Domestic Servants in Peru

I have an empleada. Her name is Ernestina. She’s the building’s domestic servant. She came for the first time Sunday to do my laundry. She brought her two year-old son, Javier. She washed our clothes by hand in our laundry room sink. I went back to bed.

I woke up and went for something to eat. Did she want anything? She said no. I offered a soda. She gladly accepted. A Coke. I appreciate her services and want to treat her generously. I want her to like me. I want her to think highly of gringos. I want her to take my phone calls and give me higher priority than others. Most of all, I want to be nice to someone who was born with so much less. I returned with a bottle of Coke for her and some chocolate for Javier. She was grateful.

She finished the laundry an hour later. Roy’s load cost seventeen soles ($5.48) and mine twenty ($6.44). One sol per garment, socks free. I noticed the sink and counter were full of disgusting dishes. I asked her how much to wash the dishes, and she said it’d be free. I think she was grateful for the tip, soda, and chocolate. I told her to say a number. She said two soles ($0.64). I offered five ($1.61). She agreed and washed the dishes. She gave me her phone number, said goodbye, and left.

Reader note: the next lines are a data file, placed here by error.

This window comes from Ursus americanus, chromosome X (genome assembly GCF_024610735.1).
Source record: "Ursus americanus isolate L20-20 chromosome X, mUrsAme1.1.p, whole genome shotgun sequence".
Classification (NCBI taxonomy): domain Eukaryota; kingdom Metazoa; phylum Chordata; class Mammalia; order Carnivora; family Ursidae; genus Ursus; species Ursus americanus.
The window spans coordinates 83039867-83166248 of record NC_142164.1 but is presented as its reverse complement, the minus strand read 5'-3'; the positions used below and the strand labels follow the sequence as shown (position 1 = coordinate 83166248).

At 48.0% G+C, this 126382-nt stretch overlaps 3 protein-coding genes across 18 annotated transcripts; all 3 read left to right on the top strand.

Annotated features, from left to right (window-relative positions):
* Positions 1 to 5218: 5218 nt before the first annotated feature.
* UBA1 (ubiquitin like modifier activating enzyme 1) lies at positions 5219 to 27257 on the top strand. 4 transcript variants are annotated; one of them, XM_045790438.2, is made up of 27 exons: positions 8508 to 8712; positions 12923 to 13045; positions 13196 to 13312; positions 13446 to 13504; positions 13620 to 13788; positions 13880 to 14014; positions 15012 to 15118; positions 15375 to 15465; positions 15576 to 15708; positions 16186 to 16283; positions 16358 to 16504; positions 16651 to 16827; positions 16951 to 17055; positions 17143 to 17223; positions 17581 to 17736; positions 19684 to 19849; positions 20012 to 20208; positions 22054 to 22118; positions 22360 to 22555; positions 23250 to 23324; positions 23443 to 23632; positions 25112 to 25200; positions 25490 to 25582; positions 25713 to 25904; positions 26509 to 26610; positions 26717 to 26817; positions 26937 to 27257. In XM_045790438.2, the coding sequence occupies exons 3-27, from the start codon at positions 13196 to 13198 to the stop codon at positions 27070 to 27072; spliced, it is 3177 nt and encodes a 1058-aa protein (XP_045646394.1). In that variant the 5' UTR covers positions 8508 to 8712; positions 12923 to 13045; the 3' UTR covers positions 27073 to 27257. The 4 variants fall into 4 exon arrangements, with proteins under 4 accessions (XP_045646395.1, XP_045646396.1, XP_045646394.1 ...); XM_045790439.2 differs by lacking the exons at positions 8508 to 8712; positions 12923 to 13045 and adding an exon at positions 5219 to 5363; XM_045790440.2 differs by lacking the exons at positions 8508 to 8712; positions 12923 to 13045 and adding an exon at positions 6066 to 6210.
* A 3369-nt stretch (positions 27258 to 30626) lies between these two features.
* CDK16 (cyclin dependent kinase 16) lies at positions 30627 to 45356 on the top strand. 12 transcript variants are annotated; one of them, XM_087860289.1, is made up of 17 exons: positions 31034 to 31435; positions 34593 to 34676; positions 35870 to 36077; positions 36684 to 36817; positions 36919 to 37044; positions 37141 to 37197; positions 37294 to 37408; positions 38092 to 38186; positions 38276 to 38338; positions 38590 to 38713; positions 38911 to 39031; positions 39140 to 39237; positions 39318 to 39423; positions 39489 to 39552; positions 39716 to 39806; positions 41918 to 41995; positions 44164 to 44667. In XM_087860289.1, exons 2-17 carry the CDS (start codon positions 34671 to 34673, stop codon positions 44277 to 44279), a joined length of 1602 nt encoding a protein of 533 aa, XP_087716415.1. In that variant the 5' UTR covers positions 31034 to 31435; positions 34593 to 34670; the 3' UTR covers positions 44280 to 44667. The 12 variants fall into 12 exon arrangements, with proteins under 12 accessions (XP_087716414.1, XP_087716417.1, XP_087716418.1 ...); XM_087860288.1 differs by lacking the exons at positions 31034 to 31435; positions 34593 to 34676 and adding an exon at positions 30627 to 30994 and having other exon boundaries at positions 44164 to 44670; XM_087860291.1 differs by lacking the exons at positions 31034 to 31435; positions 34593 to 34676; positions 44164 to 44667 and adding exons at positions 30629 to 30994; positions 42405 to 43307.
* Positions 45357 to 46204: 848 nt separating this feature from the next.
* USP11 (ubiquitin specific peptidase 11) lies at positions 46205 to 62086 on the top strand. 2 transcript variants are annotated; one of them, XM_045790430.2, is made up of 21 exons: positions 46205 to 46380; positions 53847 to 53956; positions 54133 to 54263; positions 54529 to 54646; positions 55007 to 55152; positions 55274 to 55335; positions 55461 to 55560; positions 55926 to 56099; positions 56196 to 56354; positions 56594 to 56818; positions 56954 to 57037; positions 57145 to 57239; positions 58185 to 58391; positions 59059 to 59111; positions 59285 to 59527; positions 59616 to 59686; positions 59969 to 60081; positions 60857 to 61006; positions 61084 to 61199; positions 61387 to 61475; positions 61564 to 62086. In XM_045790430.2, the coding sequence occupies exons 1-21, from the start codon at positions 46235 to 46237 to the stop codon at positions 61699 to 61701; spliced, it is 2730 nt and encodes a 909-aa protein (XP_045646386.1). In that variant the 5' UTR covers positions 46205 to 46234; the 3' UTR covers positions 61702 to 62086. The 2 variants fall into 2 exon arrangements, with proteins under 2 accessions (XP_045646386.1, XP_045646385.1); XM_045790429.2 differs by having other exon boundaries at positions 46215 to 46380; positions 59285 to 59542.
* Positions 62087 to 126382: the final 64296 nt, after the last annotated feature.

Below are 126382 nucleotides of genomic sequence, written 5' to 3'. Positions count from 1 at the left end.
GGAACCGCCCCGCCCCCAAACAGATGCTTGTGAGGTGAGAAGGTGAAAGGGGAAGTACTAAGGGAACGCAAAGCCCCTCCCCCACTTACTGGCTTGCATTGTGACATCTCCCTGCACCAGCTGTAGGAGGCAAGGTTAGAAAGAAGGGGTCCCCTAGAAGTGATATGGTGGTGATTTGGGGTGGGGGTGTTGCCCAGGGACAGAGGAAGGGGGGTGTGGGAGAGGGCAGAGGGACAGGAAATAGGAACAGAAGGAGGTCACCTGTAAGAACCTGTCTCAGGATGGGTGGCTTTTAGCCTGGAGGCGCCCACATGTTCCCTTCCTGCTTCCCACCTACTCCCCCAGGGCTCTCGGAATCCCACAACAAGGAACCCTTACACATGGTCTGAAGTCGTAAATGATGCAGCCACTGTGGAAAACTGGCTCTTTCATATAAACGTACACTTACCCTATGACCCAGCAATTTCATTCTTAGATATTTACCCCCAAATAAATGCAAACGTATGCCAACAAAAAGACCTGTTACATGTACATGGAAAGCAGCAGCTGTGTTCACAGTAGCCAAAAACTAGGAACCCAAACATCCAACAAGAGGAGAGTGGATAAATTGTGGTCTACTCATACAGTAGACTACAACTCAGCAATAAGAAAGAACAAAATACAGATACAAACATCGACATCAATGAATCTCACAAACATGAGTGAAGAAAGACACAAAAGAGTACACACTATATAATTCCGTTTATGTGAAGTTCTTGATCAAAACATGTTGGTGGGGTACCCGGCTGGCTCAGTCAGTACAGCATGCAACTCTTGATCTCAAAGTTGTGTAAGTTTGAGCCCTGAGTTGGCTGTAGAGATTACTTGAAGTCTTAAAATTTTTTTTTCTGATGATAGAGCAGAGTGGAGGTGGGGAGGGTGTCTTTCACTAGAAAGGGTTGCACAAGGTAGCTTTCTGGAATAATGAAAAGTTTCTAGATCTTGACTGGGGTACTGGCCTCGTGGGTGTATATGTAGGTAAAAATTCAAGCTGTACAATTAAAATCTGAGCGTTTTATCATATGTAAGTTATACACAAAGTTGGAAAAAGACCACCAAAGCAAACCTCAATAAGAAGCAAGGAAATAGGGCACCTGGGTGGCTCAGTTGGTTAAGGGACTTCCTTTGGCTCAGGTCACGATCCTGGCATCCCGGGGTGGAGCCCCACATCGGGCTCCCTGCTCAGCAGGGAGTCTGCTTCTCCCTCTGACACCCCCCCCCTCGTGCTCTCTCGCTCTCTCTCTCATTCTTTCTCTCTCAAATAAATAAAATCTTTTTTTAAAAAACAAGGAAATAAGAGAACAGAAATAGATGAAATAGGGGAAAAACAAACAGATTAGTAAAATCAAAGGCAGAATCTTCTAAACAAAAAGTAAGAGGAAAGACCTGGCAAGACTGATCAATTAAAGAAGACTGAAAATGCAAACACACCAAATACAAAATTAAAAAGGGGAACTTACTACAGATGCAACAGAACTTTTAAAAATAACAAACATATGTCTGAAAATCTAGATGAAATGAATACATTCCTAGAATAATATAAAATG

While in Peru, I won’t wash dishes, do my laundry, or clean the apartment because it’s so cheap to have someone else do it. Plus, I’m creating a job.

I’ve been eating lunch with Carlos lately. He has a new empleada. The one he had before – who he had for four years – resigned to focus on a little store she and her husband opened. But she brought a new girl to Carlos and vouched for her honesty. Domestic servants have been known to steal so finding them is done through networking and recommendation.

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